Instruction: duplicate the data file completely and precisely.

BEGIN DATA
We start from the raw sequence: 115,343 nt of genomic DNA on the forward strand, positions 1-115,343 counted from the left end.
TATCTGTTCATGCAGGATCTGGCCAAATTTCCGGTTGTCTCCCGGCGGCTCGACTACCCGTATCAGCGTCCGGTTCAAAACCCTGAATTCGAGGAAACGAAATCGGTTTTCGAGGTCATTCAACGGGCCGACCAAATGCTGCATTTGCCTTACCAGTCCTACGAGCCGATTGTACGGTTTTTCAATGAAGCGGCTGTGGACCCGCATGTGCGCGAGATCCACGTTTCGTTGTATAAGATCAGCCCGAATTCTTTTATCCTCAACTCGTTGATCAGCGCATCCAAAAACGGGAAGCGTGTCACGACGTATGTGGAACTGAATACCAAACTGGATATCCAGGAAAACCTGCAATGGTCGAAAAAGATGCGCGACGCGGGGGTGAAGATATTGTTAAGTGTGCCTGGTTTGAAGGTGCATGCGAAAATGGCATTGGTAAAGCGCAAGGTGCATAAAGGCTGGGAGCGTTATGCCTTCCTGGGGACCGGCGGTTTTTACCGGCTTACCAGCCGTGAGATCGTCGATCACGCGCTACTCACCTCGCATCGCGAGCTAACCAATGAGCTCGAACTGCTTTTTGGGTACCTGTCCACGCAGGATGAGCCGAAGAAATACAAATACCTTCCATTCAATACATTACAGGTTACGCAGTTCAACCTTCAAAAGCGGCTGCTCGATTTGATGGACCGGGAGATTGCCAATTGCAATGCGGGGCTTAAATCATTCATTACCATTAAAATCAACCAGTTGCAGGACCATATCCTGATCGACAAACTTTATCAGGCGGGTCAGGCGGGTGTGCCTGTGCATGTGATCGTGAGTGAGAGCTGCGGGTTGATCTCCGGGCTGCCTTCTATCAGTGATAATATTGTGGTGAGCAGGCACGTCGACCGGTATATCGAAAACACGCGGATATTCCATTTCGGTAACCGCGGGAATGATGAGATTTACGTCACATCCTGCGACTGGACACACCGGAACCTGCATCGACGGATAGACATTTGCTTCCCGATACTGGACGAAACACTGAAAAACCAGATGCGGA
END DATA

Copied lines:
We start from the raw sequence: 115,343 nt of genomic DNA on the forward strand, positions 1-115,343 counted from the left end.
TATCTGTTCATGCAGGATCTGGCCAAATTTCCGGTTGTCTCCCGGCGGCTCGACTACCCGTATCAGCGTCCGGTTCAAAACCCTGAATTCGAGGAAACGAAATCGGTTTTCGAGGTCATTCAACGGGCCGACCAAATGCTGCATTTGCCTTACCAGTCCTACGAGCCGATTGTACGGTTTTTCAATGAAGCGGCTGTGGACCCGCATGTGCGCGAGATCCACGTTTCGTTGTATAAGATCAGCCCGAATTCTTTTATCCTCAACTCGTTGATCAGCGCATCCAAAAACGGGAAGCGTGTCACGACGTATGTGGAACTGAATACCAAACTGGATATCCAGGAAAACCTGCAATGGTCGAAAAAGATGCGCGACGCGGGGGTGAAGATATTGTTAAGTGTGCCTGGTTTGAAGGTGCATGCGAAAATGGCATTGGTAAAGCGCAAGGTGCATAAAGGCTGGGAGCGTTATGCCTTCCTGGGGACCGGCGGTTTTTACCGGCTTACCAGCCGTGAGATCGTCGATCACGCGCTACTCACCTCGCATCGCGAGCTAACCAATGAGCTCGAACTGCTTTTTGGGTACCTGTCCACGCAGGATGAGCCGAAGAAATACAAATACCTTCCATTCAATACATTACAGGTTACGCAGTTCAACCTTCAAAAGCGGCTGCTCGATTTGATGGACCGGGAGATTGCCAATTGCAATGCGGGGCTTAAATCATTCATTACCATTAAAATCAACCAGTTGCAGGACCATATCCTGATCGACAAACTTTATCAGGCGGGTCAGGCGGGTGTGCCTGTGCATGTGATCGTGAGTGAGAGCTGCGGGTTGATCTCCGGGCTGCCTTCTATCAGTGATAATATTGTGGTGAGCAGGCACGTCGACCGGTATATCGAAAACACGCGGATATTCCATTTCGGTAACCGCGGGAATGATGAGATTTACGTCACATCCTGCGACTGGACACACCGGAACCTGCATCGACGGATAGACATTTGCTTCCCGATACTGGACGAAACACTGAAAAACCAGATGCGGA